New Orleans is a pretty one-of-a-kind place to dine out. It’s the only American city to have its own cuisine (Cajun, Creole) and, unlike a lot of popular dining locales, restaurants have been built into the fabric of NOLA society since the city’s inception.
“People have always come to New Orleans to eat,” says Shannon Derkacht of Sylvain. “It’s a way of life here for locals to eat out. There is this built-in group of food enthusiasts.” She adds that because of this, while cities like New York are defined by the finance industry and Los Angeles is defined by the film industry, New Orleans has long been defined by its food business—in fact, though this is much disputed, New Orleans claims to be home to the first restaurant in America, Antoine’s.
The centrality of the food industry is also evident in the fact that when Hurricane Katrina devastated the city in 2009, restaurants were some of the first businesses to bounce back—and since then, the number of places to eat in the city has grown exponentially. In the long run, according to Kelly Fields, chef/partner of Willa Jean, Katrina made the industry stronger, better, and more innovative, and brought chefs closer together.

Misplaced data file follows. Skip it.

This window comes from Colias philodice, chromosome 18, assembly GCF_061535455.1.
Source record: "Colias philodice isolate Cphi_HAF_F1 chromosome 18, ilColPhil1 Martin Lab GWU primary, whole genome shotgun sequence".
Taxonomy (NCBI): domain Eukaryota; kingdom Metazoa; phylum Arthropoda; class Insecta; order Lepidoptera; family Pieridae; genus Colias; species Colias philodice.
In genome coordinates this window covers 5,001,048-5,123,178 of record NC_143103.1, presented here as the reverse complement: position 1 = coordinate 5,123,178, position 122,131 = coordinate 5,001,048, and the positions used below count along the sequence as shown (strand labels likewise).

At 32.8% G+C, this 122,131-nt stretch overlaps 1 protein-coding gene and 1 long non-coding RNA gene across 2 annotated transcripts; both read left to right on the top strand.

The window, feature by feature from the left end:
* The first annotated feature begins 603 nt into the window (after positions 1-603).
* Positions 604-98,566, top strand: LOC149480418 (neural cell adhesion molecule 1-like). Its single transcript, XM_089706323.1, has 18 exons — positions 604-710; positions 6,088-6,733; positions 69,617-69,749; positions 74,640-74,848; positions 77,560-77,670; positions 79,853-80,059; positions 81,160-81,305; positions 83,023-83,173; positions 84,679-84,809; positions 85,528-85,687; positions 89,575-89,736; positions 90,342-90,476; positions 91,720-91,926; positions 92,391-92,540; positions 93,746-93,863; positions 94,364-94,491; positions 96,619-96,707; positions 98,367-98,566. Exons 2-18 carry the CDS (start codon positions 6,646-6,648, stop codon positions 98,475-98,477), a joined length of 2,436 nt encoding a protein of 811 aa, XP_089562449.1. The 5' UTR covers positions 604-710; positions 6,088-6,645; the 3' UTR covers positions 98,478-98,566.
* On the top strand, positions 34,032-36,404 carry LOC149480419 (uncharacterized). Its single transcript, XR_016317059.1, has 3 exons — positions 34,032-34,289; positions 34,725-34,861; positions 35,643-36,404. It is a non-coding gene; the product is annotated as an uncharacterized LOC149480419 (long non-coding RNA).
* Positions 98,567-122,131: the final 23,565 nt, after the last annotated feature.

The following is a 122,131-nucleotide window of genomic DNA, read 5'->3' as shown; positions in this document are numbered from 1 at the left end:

“The community here in New Orleans is one that I have not experienced in any other city in America,” she says. “We are all in it together. If one place succeeds, we all succeed. We’ve been to hell and back because of Katrina, and we’re all still taking one step in front of the other to make our dreams come true.”
Because food permeates every aspect of New Orleans life, John Michael Rowland, General Manager at Superior Seafood & Oyster Bar, says that working in the restaurant industry really does feel like you are servicing the very heart of the culture. “People visit for the food and the culture that surrounds food,” he says. “Everywhere you go—whether it’s a restaurant or even a music festival, people are always talking about food.” [Read more…]